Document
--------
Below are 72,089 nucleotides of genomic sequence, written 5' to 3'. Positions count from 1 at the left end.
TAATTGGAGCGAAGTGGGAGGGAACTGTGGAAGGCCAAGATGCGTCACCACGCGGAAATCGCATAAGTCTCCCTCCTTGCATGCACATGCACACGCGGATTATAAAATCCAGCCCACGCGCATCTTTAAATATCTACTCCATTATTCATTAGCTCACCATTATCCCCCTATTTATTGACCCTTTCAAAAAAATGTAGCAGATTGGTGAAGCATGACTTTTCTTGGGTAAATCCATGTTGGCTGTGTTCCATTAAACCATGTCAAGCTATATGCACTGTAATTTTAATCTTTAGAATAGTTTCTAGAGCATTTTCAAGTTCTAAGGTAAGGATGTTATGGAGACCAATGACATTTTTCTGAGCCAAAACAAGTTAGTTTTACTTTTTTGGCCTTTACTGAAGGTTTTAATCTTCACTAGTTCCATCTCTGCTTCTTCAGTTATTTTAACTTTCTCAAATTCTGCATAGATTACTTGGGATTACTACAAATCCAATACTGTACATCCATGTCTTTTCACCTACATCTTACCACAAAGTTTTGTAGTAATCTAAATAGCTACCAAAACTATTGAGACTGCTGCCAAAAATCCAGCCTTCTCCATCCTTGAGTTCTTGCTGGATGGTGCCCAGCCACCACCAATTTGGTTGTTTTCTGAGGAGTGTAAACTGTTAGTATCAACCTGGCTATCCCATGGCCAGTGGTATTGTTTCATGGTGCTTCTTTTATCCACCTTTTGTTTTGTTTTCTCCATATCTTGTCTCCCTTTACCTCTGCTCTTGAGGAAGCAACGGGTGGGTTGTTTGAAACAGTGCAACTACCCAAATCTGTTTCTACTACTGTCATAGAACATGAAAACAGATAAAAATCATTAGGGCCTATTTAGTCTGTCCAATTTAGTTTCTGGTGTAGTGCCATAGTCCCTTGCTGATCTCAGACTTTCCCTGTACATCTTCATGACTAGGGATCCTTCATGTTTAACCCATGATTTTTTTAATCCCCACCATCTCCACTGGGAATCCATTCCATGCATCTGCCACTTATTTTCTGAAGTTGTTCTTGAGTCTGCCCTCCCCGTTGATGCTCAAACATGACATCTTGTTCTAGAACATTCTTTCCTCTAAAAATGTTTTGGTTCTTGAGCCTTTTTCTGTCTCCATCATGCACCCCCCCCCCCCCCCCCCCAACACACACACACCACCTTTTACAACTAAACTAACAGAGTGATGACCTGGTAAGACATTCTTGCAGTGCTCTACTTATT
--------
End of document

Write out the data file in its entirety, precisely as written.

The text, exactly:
Below are 72,089 nucleotides of genomic sequence, written 5' to 3'. Positions count from 1 at the left end.
TAATTGGAGCGAAGTGGGAGGGAACTGTGGAAGGCCAAGATGCGTCACCACGCGGAAATCGCATAAGTCTCCCTCCTTGCATGCACATGCACACGCGGATTATAAAATCCAGCCCACGCGCATCTTTAAATATCTACTCCATTATTCATTAGCTCACCATTATCCCCCTATTTATTGACCCTTTCAAAAAAATGTAGCAGATTGGTGAAGCATGACTTTTCTTGGGTAAATCCATGTTGGCTGTGTTCCATTAAACCATGTCAAGCTATATGCACTGTAATTTTAATCTTTAGAATAGTTTCTAGAGCATTTTCAAGTTCTAAGGTAAGGATGTTATGGAGACCAATGACATTTTTCTGAGCCAAAACAAGTTAGTTTTACTTTTTTGGCCTTTACTGAAGGTTTTAATCTTCACTAGTTCCATCTCTGCTTCTTCAGTTATTTTAACTTTCTCAAATTCTGCATAGATTACTTGGGATTACTACAAATCCAATACTGTACATCCATGTCTTTTCACCTACATCTTACCACAAAGTTTTGTAGTAATCTAAATAGCTACCAAAACTATTGAGACTGCTGCCAAAAATCCAGCCTTCTCCATCCTTGAGTTCTTGCTGGATGGTGCCCAGCCACCACCAATTTGGTTGTTTTCTGAGGAGTGTAAACTGTTAGTATCAACCTGGCTATCCCATGGCCAGTGGTATTGTTTCATGGTGCTTCTTTTATCCACCTTTTGTTTTGTTTTCTCCATATCTTGTCTCCCTTTACCTCTGCTCTTGAGGAAGCAACGGGTGGGTTGTTTGAAACAGTGCAACTACCCAAATCTGTTTCTACTACTGTCATAGAACATGAAAACAGATAAAAATCATTAGGGCCTATTTAGTCTGTCCAATTTAGTTTCTGGTGTAGTGCCATAGTCCCTTGCTGATCTCAGACTTTCCCTGTACATCTTCATGACTAGGGATCCTTCATGTTTAACCCATGATTTTTTTAATCCCCACCATCTCCACTGGGAATCCATTCCATGCATCTGCCACTTATTTTCTGAAGTTGTTCTTGAGTCTGCCCTCCCCGTTGATGCTCAAACATGACATCTTGTTCTAGAACATTCTTTCCTCTAAAAATGTTTTGGTTCTTGAGCCTTTTTCTGTCTCCATCATGCACCCCCCCCCCCCCCCCCCCAACACACACACACCACCTTTTACAACTAAACTAACAGAGTGATGACCTGGTAAGACATTCTTGCAGTGCTCTACTTATT